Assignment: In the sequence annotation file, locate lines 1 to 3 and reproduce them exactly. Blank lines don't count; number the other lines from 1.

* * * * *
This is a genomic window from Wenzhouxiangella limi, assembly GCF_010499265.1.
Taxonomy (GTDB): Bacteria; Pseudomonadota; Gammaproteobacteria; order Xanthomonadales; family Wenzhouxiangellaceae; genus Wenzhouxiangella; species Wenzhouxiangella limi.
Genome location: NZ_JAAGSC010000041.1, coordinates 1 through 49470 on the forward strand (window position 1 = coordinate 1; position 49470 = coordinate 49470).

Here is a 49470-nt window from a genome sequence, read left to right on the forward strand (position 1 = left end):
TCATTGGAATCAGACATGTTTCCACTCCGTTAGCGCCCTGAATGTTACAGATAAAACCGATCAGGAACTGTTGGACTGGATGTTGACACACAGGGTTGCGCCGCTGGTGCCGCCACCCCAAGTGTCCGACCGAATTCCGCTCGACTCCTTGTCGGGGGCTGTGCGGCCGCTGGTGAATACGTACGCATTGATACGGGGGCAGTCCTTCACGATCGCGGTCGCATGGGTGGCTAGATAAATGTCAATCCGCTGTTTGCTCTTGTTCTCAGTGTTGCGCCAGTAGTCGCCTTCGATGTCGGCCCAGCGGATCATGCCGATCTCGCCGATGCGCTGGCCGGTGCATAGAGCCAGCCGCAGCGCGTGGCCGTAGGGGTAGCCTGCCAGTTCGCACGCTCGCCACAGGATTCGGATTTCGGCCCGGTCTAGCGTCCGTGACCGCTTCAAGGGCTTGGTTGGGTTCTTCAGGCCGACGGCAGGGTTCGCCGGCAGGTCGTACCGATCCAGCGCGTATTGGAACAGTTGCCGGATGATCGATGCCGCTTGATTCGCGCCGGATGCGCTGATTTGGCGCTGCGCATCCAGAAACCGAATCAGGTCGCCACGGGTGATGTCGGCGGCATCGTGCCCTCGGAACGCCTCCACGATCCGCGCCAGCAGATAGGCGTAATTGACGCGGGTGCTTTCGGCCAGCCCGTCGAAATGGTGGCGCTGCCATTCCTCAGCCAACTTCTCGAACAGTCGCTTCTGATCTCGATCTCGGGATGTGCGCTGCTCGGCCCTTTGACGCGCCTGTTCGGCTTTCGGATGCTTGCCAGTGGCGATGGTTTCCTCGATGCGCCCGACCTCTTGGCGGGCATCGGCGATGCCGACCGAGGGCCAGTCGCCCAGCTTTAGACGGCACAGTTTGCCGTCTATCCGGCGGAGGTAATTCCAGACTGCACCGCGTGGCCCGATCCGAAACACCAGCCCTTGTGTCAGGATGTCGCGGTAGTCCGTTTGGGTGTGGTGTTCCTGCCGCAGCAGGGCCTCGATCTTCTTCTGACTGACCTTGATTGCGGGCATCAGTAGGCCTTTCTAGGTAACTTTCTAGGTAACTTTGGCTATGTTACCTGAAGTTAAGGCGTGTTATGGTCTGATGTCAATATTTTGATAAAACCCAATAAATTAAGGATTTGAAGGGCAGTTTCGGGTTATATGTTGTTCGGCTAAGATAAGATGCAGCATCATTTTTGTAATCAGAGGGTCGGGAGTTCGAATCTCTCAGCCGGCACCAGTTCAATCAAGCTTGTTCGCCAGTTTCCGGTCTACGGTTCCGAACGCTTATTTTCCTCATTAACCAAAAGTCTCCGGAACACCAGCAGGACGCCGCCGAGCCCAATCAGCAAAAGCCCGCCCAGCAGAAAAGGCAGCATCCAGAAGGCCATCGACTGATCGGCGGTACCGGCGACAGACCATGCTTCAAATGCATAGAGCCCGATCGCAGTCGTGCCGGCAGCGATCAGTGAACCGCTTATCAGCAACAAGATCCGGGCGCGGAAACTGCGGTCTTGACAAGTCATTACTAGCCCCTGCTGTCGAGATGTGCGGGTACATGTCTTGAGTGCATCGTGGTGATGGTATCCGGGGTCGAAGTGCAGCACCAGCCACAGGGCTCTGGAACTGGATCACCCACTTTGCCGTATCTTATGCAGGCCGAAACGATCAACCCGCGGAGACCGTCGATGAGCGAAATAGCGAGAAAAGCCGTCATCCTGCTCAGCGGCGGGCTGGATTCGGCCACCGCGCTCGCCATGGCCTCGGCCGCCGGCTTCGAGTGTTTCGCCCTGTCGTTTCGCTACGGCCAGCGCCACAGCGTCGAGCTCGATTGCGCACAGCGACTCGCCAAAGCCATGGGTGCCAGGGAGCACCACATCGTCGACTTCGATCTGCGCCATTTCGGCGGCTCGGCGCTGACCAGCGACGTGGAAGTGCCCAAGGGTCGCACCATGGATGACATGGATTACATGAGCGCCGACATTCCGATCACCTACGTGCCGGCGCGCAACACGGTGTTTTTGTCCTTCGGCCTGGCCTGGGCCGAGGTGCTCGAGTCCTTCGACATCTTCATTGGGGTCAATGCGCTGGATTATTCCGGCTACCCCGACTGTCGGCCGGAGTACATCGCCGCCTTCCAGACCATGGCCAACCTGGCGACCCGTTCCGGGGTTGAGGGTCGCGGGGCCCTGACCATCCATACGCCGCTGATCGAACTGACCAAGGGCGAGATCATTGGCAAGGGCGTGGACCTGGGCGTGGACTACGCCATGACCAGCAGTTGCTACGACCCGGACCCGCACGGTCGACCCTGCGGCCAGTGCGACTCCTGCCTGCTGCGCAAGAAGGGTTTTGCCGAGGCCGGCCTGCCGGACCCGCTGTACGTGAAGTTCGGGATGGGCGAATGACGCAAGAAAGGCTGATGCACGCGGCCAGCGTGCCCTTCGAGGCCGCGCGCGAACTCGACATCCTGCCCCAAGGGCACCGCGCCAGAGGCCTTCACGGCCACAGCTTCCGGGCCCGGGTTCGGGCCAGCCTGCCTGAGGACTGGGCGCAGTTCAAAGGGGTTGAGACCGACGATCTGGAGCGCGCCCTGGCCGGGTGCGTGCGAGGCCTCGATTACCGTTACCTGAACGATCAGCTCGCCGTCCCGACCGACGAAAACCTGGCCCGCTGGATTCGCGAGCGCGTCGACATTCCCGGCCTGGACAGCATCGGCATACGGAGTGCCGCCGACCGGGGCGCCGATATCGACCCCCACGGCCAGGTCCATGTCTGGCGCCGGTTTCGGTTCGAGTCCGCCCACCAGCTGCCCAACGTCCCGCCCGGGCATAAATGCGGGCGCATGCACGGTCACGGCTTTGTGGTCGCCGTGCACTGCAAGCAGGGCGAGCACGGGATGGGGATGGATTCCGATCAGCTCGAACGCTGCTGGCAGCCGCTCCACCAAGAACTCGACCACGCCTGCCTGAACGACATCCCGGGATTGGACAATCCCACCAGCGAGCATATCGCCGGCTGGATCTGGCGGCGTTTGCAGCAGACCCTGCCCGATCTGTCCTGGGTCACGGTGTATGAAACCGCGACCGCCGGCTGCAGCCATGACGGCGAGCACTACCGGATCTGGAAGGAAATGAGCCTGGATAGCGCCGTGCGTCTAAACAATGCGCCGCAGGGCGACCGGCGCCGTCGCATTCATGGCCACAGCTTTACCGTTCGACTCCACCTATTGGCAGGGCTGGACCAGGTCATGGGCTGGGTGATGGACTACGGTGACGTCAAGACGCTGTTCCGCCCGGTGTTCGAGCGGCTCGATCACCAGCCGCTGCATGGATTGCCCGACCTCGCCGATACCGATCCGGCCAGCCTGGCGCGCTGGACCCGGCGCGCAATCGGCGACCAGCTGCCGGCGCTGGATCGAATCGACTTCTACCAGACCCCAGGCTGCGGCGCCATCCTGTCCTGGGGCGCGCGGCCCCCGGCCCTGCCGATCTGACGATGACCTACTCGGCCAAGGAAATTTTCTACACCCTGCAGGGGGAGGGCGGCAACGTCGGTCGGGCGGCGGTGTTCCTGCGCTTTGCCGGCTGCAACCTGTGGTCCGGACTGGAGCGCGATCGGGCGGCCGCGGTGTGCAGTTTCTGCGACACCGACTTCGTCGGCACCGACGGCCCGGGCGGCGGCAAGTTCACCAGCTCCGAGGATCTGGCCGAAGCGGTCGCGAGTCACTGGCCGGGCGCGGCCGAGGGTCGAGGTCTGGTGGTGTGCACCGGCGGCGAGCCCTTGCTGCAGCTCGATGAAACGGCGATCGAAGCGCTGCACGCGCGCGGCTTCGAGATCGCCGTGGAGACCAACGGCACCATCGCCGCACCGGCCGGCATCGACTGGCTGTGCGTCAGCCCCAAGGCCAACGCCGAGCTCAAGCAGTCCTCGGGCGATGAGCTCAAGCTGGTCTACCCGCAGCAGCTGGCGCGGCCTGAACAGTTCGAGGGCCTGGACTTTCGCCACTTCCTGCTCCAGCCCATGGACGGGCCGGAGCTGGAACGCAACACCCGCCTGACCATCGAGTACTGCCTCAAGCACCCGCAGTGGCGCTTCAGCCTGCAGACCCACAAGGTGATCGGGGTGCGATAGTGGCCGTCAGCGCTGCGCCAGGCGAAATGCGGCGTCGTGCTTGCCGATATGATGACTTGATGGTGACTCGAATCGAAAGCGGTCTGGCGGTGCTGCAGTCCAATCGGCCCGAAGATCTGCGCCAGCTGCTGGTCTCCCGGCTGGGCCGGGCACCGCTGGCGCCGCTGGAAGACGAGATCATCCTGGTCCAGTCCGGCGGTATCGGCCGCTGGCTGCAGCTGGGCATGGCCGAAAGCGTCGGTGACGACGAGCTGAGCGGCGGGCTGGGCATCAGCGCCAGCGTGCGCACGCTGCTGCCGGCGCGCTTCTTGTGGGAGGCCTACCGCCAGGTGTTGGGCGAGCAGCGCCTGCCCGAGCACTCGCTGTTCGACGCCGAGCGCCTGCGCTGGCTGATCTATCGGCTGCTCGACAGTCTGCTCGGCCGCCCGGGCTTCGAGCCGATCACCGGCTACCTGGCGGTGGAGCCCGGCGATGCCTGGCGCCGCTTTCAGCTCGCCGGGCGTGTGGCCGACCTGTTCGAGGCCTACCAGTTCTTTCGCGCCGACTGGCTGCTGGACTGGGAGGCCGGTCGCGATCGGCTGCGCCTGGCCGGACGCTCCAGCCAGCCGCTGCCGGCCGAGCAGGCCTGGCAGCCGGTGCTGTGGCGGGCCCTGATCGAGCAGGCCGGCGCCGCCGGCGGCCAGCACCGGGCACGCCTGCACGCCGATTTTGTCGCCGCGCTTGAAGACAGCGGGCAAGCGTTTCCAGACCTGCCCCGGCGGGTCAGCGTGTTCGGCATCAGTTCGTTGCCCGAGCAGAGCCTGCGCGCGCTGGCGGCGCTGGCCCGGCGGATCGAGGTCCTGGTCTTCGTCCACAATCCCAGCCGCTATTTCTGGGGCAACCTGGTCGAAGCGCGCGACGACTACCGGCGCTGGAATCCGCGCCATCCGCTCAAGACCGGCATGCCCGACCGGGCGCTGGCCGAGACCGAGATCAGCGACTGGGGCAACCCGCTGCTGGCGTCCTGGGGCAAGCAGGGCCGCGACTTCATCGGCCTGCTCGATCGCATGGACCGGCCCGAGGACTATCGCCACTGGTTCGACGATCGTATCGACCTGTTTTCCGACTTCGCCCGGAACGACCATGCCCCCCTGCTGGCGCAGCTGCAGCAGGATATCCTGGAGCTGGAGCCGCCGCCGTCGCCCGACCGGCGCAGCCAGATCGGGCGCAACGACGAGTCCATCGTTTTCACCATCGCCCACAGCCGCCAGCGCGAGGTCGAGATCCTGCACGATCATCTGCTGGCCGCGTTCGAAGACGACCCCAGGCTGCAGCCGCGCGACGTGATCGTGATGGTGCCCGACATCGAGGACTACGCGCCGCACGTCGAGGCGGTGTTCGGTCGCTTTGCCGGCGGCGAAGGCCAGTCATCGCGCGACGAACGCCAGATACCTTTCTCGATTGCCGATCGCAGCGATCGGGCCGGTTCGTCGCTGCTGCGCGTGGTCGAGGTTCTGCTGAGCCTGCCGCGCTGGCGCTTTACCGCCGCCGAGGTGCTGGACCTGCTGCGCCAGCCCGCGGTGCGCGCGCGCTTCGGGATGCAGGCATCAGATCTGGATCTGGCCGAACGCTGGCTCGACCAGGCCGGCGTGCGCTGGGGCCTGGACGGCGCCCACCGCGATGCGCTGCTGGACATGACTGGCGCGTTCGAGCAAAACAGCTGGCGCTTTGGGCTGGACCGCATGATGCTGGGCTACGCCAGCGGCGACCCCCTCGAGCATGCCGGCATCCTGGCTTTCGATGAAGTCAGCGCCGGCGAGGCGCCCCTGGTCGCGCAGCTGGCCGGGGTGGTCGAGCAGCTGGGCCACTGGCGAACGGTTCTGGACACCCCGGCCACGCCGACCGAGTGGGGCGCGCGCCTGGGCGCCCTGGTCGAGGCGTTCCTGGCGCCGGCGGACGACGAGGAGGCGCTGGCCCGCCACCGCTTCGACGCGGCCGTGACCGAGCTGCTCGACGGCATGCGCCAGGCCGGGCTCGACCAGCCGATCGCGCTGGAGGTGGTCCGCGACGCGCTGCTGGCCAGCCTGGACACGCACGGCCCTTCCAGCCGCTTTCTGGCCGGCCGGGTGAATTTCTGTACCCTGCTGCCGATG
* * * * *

This is a genomic window from Wenzhouxiangella limi, assembly GCF_010499265.1.
Taxonomy (GTDB): Bacteria; Pseudomonadota; Gammaproteobacteria; order Xanthomonadales; family Wenzhouxiangellaceae; genus Wenzhouxiangella; species Wenzhouxiangella limi.
Genome location: NZ_JAAGSC010000041.1, coordinates 1 through 49470 on the forward strand (window position 1 = coordinate 1; position 49470 = coordinate 49470).